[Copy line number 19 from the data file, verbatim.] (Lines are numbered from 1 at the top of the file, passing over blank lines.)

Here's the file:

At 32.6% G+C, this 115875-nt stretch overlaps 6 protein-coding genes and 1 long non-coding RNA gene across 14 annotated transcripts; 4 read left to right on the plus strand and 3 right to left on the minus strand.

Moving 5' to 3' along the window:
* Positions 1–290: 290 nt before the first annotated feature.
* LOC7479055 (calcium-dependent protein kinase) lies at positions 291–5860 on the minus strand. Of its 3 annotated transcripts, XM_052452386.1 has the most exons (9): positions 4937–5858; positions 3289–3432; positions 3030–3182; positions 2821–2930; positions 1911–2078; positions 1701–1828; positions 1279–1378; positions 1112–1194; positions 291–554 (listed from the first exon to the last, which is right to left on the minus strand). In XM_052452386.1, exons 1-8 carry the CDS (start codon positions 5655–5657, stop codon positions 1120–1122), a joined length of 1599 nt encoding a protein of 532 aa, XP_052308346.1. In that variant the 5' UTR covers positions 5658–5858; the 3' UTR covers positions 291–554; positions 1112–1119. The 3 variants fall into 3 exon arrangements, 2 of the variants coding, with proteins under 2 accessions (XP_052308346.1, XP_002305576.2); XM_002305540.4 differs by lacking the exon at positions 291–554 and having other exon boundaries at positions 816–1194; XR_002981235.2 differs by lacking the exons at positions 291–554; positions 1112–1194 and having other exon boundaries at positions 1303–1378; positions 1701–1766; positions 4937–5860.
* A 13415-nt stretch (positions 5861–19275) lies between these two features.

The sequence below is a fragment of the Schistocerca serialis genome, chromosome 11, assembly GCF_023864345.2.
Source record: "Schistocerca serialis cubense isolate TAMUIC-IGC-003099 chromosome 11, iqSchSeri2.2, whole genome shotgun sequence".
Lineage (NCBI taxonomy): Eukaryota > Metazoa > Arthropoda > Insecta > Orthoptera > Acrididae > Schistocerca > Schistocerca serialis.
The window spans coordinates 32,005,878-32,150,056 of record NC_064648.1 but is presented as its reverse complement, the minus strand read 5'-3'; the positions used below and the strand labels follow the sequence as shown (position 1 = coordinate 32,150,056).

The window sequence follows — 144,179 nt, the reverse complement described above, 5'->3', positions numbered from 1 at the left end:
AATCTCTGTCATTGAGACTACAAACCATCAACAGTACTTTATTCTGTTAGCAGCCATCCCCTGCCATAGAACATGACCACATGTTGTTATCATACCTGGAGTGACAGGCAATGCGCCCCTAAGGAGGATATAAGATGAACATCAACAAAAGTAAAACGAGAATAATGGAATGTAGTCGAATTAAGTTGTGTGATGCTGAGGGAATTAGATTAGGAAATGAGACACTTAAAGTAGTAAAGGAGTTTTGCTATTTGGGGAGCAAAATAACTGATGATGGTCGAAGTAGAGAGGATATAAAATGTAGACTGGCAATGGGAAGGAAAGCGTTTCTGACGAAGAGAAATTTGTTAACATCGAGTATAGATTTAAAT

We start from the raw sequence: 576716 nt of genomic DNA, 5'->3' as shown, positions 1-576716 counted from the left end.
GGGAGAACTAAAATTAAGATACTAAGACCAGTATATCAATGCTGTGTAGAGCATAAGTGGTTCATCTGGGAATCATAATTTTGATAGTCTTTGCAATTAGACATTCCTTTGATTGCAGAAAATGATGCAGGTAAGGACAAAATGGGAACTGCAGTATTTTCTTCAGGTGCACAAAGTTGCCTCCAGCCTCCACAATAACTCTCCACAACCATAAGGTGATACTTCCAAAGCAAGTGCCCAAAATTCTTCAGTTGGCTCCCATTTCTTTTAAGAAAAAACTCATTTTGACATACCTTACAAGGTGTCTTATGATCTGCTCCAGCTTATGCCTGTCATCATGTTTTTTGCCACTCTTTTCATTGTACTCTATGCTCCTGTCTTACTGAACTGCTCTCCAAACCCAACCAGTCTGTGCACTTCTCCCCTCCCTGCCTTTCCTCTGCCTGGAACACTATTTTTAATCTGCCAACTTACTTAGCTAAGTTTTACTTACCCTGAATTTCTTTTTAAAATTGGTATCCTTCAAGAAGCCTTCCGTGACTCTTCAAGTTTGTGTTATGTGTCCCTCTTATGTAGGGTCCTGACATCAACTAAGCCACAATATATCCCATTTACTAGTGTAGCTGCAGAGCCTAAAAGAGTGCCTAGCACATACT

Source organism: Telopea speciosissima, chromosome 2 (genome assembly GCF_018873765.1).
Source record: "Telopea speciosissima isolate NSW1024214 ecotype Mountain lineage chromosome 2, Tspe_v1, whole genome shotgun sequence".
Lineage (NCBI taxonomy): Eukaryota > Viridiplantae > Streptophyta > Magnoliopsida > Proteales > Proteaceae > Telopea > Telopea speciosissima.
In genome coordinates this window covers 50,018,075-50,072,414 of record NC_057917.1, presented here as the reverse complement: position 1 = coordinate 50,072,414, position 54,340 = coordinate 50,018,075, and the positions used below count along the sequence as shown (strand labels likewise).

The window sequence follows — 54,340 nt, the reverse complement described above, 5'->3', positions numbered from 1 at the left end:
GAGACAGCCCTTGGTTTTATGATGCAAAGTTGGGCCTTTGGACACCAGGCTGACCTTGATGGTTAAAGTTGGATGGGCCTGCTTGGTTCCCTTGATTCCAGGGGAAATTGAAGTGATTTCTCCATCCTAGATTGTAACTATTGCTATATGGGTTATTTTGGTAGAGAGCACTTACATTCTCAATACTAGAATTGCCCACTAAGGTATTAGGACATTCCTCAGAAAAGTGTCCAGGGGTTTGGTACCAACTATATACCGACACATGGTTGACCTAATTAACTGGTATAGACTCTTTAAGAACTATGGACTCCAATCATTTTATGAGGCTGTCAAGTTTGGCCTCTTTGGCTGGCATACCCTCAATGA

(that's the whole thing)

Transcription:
GAGACAGCCCTTGGTTTTATGATGCAAAGTTGGGCCTTTGGACACCAGGCTGACCTTGATGGTTAAAGTTGGATGGGCCTGCTTGGTTCCCTTGATTCCAGGGGAAATTGAAGTGATTTCTCCATCCTAGATTGTAACTATTGCTATATGGGTTATTTTGGTAGAGAGCACTTACATTCTCAATACTAGAATTGCCCACTAAGGTATTAGGACATTCCTCAGAAAAGTGTCCAGGGGTTTGGTACCAACTATATACCGACACATGGTTGACCTAATTAACTGGTATAGACTCTTTAAGAACTATGGACTCCAATCATTTTATGAGGCTGTCAAGTTTGGCCTCTTTGGCTGGCATACCCTCAATGA